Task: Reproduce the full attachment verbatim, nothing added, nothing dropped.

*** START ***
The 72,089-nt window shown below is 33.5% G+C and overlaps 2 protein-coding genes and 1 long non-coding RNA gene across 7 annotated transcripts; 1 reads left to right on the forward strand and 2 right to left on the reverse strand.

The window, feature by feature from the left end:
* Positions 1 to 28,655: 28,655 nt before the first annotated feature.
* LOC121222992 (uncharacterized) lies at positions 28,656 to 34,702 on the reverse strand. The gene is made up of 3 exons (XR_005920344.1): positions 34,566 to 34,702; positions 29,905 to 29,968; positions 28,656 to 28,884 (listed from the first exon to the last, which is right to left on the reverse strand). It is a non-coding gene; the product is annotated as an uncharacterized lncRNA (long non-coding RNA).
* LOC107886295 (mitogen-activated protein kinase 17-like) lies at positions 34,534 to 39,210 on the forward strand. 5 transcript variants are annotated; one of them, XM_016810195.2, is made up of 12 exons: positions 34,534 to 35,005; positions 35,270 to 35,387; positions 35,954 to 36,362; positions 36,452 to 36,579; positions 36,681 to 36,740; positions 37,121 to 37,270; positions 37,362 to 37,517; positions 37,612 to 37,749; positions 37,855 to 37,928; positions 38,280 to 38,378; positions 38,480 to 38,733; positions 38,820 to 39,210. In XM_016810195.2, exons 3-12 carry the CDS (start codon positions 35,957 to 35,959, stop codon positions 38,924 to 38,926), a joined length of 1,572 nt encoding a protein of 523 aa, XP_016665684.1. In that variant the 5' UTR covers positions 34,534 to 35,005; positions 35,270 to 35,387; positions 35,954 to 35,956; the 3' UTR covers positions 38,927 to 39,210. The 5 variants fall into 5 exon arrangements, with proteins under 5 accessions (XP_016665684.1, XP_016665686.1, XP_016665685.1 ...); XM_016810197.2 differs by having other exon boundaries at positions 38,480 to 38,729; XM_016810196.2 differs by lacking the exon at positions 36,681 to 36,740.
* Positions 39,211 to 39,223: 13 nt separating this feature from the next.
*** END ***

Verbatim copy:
The 72,089-nt window shown below is 33.5% G+C and overlaps 2 protein-coding genes and 1 long non-coding RNA gene across 7 annotated transcripts; 1 reads left to right on the forward strand and 2 right to left on the reverse strand.

The window, feature by feature from the left end:
* Positions 1 to 28,655: 28,655 nt before the first annotated feature.
* LOC121222992 (uncharacterized) lies at positions 28,656 to 34,702 on the reverse strand. The gene is made up of 3 exons (XR_005920344.1): positions 34,566 to 34,702; positions 29,905 to 29,968; positions 28,656 to 28,884 (listed from the first exon to the last, which is right to left on the reverse strand). It is a non-coding gene; the product is annotated as an uncharacterized lncRNA (long non-coding RNA).
* LOC107886295 (mitogen-activated protein kinase 17-like) lies at positions 34,534 to 39,210 on the forward strand. 5 transcript variants are annotated; one of them, XM_016810195.2, is made up of 12 exons: positions 34,534 to 35,005; positions 35,270 to 35,387; positions 35,954 to 36,362; positions 36,452 to 36,579; positions 36,681 to 36,740; positions 37,121 to 37,270; positions 37,362 to 37,517; positions 37,612 to 37,749; positions 37,855 to 37,928; positions 38,280 to 38,378; positions 38,480 to 38,733; positions 38,820 to 39,210. In XM_016810195.2, exons 3-12 carry the CDS (start codon positions 35,957 to 35,959, stop codon positions 38,924 to 38,926), a joined length of 1,572 nt encoding a protein of 523 aa, XP_016665684.1. In that variant the 5' UTR covers positions 34,534 to 35,005; positions 35,270 to 35,387; positions 35,954 to 35,956; the 3' UTR covers positions 38,927 to 39,210. The 5 variants fall into 5 exon arrangements, with proteins under 5 accessions (XP_016665684.1, XP_016665686.1, XP_016665685.1 ...); XM_016810197.2 differs by having other exon boundaries at positions 38,480 to 38,729; XM_016810196.2 differs by lacking the exon at positions 36,681 to 36,740.
* Positions 39,211 to 39,223: 13 nt separating this feature from the next.